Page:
Ian Nepomniachtchi turned from hero to zero on Tuesday in Hersonissos as his loss to Viktor Erdos saw Hungary beat the top seeds and take the lead after four rounds of the European Team Championship. They’re joined by Croatia, who shocked 5th seeds Israel and Armenia, who defeated the Netherlands, while on a bad day for the favourites Turkey beat Ukraine and England threw away a win against Italy. In the women’s section Russia are sole leaders after beating 2nd seeds Georgia, while Spain and Poland drew to remain one point behind.
Round 4 was a day of shocks in the open section of the European Team Championship, as the 1st, 3rd and 5th seeds all lost, while the 4th seeds were held to a draw:
Russia’s career as “the good horse that only jumps as high as it has to” came to an end on Tuesday, since after three matches where a single win was enough for victory a single loss condemned them to defeat against Hungary. Ian Nepomniachtchi had won a brilliant victory the day before, but in hindsight his decision to accept a position where queens were exchanged on move 7 against Viktor Erdos was already a mistake:
This looks like the quietest position in the world, and indeed it ended in a quick draw when first tried by Tony Miles against Mikhail Tal in 1978, but White has been doing very well of late:
Teimour Radjabov used it to crush Peter Svidler in the Geneva Grand Prix and boost his chances of qualifying for the Candidates, Magnus Carlsen got a winning position against Maxime Vachier-Lagrave before throwing it away in the most dramatic game of the 2017 Sinquefield Cup and Alex Lenderman used it to knock Ayran Tari out of the Tbilisi World Cup.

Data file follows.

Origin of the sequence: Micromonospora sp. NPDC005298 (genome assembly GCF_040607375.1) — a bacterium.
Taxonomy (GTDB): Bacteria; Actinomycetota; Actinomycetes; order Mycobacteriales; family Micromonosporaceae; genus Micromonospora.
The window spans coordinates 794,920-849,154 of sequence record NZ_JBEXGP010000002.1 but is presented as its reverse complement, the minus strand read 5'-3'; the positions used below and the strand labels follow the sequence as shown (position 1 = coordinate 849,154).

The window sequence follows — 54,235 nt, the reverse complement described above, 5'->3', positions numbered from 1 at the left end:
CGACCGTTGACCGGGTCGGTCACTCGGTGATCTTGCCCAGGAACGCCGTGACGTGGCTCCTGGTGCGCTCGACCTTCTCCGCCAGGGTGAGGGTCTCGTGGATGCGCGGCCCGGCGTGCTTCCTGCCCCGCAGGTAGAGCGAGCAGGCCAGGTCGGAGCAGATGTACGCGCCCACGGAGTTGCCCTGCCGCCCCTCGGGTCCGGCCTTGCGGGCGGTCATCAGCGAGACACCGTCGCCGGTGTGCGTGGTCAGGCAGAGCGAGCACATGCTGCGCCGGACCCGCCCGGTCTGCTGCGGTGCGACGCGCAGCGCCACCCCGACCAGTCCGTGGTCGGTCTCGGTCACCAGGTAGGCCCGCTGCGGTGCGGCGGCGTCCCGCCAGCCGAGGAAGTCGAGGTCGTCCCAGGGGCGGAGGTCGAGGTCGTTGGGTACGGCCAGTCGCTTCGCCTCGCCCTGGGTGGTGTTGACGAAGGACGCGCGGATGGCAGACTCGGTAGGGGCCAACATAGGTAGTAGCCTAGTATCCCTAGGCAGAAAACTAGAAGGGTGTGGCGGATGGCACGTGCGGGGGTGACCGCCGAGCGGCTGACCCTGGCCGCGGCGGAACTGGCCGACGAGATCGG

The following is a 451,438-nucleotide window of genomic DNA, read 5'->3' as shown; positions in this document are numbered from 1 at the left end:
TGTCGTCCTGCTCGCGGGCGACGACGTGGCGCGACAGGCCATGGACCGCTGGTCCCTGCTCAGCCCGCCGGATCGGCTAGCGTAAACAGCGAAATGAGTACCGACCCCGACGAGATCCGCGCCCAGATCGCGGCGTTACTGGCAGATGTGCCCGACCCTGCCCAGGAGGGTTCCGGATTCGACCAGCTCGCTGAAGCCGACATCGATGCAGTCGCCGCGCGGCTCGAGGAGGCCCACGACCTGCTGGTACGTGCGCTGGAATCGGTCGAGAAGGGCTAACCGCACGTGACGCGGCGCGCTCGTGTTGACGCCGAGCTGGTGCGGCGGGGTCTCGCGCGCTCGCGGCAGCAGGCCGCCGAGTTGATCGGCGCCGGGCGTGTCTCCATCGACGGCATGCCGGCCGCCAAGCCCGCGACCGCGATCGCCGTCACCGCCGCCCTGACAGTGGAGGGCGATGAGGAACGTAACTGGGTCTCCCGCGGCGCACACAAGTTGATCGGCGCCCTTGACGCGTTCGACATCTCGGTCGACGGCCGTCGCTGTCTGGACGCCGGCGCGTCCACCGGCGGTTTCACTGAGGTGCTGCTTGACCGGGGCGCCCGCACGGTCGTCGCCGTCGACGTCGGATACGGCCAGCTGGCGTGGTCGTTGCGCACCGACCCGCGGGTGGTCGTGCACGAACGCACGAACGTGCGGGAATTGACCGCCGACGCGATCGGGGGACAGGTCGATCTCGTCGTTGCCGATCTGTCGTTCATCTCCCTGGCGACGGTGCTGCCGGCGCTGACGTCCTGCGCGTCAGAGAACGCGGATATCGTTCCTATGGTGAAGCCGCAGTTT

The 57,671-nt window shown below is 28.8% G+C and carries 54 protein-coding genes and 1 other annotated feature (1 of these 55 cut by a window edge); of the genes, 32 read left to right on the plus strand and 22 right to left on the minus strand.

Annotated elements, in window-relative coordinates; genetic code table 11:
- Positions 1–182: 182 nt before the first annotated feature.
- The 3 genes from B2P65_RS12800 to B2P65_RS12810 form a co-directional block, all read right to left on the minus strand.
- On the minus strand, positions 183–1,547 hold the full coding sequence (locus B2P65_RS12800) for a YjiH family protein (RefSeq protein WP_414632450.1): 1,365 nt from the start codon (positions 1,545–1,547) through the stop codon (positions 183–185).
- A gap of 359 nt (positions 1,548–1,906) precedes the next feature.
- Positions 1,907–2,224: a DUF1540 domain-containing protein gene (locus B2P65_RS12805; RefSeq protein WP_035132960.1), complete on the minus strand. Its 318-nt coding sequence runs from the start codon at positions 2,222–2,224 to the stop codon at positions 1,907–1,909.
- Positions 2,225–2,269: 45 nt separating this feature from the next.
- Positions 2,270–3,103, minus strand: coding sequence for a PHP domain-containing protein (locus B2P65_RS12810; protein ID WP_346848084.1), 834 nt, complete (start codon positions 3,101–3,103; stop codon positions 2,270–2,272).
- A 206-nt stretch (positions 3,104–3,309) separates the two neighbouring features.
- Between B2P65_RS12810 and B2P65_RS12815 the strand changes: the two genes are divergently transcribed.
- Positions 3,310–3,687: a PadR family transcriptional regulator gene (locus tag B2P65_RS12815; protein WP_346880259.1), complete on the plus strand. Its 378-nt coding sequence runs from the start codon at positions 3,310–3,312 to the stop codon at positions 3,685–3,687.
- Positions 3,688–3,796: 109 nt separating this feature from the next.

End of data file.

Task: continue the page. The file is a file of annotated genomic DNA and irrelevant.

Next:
As you can see, Ian Nepomniachtchi had been behind the revival of the line at the top level and had played 7…b6 against Wang Yue in the 2016 China-Russia match, but after 8.Bb5+ the position had never been seen before. As in the other games, White applied positional pressure without needing to make any spectacular moves, while 24.a5! exposed Black’s weaknesses and left Nepomniachtchi with no good options:
He chose 24…Kf7 25.axb6 Rxb6 but after 26.Rc7! Black was in trouble and by move 32 White had reached a won rook ending a pawn up. Erdos held his nerve to bring home a hugely important full point.
It could have been an easy team victory for Hungary if Zoltan Almasi had chosen correctly on move 41 against Daniil Dubov:
41.Ra8! wins more or less on the spot, with the threat of Qd8+ and Ra5, hounding the black king. Instead Zoltan spent almost 7 minutes on the unfortunate 41.Qf8?, when 41…Qc1+! turned the tables. All Dubov needed to check was that 42.Kh2 Rb1! 43.Qh8+ wasn’t mate, but it turns out the black king could advance to f5 with impunity. That was the signal for a hugely tense hour in which Dubov was pressing for a win in that game while Nikita Vitiugov had serious winning chances against Richard Rapport. In the end, though, Russia failed to get back in the habit of winning games after winning only three in the first three rounds.
So Hungary had leapfrogged over Russia into the lead, where they were surprisingly joined by Croatia. With Gelfand, Sutovsky and Smirin all drawing it came down to board 2, where Marin Bosiocic was trying to prove an advanced pawn on d6 was a strength not a weakness. In the end he managed, with Maxim Rodshtein, like Ian Nepomniachtchi, going from hero to zero in the space of a round.
The other team to join Hungary and Croatia was less of a surprise, with Armenia showing just the kind of team form that enabled the tiny nation of 3 million people to win 3 Olympiad gold medals, and the European Team Championship back in 1999.
Levon Aronian was held to a draw by Anish Giri on top board, and on board two Erwin l’Ami turned on the style with a move the great Armenian World Champion Tigran Petrosian would have approved of:
30.f4!!? Sergei Movsesian accepted the exchange sacrifice by taking on f6 but eventually lived to regret it when the white pawns managed to break through and win the game. Anish got to retweet: